By Adrian M. Reodique
Nov. 21, 2016
Gil Genio, Chief Information & Technology Officer of Globe. Credit: Globe
Telecommunications providers in the Philippines are serving more customers per site as compared to other operators in Asia, despite the challenges in securing permits to establish new network infrastructures, said Globe Telecom.
In a press release, Globe's Chief Information & Technology Officer Gil Genio said user-per-site density in the country is about 2,244, based on estimates of 21,000 total cell sites against internet users of around 47.1 million.
This is higher than what the other operators in Asia have to handle.
In Vietnam, the user-per-site density is only 860 based on total number of cell sites of 55,000 against internet users of 47.3 million. Malaysia has a user-per-density of 937 based on total number of cell sites of 22,000 and 20.6 million internet users.
In Japan, the user-per-site density is 522 based on the total number of cell sites of 220,000 against 115 million internet users. Meanwhile, China has 1.18 million cell sites against 688 million internet users, resulting in a user-per-site density of 566.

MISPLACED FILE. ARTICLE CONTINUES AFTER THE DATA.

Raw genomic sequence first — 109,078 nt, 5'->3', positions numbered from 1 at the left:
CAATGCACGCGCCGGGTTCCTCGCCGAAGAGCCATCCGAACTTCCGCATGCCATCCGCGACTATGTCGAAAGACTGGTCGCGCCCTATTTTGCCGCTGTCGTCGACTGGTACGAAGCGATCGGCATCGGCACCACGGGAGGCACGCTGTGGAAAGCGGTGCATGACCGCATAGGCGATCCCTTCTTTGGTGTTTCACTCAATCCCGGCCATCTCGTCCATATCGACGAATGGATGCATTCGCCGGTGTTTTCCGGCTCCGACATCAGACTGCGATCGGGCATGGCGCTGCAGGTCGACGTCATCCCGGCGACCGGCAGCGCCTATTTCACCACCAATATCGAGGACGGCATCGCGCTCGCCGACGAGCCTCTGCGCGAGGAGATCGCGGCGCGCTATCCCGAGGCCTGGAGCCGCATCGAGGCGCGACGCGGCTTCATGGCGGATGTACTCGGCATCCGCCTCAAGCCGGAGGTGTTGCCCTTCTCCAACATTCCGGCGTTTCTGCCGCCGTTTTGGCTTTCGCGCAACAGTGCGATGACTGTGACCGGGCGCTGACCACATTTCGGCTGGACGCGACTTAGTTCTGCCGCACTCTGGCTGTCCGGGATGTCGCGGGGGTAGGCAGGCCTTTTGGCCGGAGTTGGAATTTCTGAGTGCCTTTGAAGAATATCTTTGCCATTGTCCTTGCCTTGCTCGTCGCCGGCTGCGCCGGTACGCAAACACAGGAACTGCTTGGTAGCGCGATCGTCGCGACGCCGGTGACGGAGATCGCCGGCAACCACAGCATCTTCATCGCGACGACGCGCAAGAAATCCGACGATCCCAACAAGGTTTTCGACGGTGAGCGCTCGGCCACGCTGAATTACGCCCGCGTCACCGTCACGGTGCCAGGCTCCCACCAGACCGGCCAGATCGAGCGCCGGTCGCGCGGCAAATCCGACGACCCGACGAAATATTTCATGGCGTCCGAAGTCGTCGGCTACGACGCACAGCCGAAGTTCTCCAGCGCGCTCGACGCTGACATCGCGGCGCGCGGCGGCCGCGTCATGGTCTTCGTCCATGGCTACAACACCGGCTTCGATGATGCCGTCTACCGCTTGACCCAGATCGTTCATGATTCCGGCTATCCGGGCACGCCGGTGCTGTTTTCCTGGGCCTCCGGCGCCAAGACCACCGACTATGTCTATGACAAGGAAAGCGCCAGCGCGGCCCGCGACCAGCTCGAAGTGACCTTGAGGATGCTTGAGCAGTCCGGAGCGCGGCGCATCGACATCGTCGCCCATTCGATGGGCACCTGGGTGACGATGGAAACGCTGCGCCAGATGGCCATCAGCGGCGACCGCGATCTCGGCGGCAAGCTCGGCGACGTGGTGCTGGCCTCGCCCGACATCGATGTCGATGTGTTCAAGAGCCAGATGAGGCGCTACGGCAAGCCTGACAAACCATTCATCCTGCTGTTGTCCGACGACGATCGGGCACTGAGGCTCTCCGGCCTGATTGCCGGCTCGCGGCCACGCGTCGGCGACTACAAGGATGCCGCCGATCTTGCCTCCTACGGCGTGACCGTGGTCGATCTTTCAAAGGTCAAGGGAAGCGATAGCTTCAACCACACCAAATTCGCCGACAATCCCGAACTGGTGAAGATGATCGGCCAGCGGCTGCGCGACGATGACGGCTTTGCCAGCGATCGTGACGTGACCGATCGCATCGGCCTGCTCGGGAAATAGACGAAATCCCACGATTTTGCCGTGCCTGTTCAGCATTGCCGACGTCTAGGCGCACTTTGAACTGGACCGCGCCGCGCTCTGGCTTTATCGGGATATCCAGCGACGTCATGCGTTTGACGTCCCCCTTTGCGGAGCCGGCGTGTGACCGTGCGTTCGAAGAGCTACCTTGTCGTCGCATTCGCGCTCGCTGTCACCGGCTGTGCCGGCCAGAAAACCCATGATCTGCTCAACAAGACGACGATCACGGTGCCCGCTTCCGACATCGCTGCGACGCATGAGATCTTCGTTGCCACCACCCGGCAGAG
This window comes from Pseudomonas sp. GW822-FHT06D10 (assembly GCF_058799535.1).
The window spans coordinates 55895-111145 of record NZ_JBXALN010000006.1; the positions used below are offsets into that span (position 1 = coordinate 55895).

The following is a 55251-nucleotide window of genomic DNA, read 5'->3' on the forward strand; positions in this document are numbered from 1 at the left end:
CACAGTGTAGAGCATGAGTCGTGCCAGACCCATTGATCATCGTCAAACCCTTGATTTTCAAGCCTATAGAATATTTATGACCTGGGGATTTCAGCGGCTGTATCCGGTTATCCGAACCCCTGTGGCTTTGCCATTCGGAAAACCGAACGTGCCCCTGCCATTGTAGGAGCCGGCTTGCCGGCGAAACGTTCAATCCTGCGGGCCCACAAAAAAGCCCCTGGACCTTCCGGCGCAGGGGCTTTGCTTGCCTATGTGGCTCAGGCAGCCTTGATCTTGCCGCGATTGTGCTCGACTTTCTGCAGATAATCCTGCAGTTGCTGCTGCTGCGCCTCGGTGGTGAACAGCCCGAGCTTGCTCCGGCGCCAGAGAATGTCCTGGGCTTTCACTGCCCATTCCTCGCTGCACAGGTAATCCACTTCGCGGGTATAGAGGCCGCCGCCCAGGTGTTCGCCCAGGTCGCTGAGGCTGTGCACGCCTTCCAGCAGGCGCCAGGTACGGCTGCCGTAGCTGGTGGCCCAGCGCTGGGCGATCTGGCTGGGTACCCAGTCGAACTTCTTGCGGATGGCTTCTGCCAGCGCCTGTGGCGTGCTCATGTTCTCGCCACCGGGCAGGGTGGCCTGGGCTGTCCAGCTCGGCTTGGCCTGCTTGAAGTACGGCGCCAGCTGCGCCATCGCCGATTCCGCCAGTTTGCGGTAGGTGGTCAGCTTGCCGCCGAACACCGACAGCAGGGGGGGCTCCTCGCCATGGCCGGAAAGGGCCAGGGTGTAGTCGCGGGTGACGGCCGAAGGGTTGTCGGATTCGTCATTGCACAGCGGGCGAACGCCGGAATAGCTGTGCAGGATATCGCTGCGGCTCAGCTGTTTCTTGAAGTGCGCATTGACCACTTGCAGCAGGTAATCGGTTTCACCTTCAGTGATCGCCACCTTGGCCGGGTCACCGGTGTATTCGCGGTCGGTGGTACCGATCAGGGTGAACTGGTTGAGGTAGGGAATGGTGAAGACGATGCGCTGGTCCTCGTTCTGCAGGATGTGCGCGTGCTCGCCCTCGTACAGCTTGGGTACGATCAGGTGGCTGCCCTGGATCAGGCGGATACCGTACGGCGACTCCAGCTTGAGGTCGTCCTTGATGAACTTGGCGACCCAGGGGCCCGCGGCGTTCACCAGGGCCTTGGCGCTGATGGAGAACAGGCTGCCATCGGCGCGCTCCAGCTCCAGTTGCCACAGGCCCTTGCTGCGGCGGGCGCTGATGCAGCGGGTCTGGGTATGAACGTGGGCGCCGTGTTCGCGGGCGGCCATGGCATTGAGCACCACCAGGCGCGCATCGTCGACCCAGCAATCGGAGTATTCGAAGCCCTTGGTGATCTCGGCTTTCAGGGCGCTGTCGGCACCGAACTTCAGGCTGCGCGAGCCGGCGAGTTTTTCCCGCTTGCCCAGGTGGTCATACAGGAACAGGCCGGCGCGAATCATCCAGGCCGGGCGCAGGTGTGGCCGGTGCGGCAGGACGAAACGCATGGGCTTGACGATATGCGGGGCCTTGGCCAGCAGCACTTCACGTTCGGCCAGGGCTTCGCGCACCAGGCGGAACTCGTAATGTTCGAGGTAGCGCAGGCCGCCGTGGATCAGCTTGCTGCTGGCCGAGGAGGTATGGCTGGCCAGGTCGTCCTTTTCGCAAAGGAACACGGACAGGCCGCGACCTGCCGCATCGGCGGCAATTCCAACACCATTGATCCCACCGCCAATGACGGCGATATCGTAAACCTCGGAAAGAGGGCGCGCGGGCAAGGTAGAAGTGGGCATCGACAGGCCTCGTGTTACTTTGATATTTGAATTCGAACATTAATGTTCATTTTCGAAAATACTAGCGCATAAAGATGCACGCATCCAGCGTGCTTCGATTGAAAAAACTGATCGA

In line, Genio said the Philippine government must prioritise the infrastructure build for the telco industry to improve the cell site per user density in the country.
According to Genio, Globe Telecom currently has a cell site backlog of around 3,000 sites because of difficulties in securing permits from various local government units (LGUs), homeowners associations, and other government agencies thus caused delay in the constructions of these facilities.
He noted telco companies need to secure at least 25 permits to put up one cell site. On top of that, it takes at least eight months for the permits to be completed. Genio explained the construction of additional cell sites is critical to improve the internet services in the country. Added sites will also provide more bandwidth for local internet users.
As such, Genio said the LGUs must simplify the acquisitions for cell sites and rationalise the permitting process including tower fees. He also underscored the importance of spectrum management and monitoring by the National Telecommunications Commission (NTC).
"Spectrum allocation is a function of site density in order to serve customers effectively. Spectrum must not be left in the hands of private companies that do not use it to benefit consumers," he explained.